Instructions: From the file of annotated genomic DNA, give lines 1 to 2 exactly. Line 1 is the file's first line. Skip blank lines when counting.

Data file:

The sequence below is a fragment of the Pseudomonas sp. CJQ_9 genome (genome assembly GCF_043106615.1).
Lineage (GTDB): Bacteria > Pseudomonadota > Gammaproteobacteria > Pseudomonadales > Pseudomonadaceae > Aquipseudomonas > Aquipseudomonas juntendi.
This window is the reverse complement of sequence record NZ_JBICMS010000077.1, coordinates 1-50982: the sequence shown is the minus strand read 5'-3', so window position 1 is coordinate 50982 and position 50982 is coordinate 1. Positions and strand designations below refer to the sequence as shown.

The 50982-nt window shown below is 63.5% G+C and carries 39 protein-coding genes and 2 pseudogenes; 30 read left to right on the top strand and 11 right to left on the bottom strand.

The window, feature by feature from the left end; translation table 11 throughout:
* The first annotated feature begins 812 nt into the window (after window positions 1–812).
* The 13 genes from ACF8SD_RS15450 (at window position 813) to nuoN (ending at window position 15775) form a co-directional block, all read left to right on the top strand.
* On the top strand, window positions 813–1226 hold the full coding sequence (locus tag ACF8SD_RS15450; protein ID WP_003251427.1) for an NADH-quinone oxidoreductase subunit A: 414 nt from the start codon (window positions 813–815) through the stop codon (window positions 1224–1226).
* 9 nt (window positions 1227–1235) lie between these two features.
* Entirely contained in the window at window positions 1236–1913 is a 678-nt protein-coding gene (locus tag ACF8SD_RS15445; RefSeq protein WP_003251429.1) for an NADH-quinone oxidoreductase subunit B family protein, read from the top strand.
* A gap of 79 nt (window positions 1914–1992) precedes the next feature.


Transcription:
The sequence below is a fragment of the Pseudomonas sp. CJQ_9 genome (genome assembly GCF_043106615.1).
Lineage (GTDB): Bacteria > Pseudomonadota > Gammaproteobacteria > Pseudomonadales > Pseudomonadaceae > Aquipseudomonas > Aquipseudomonas juntendi.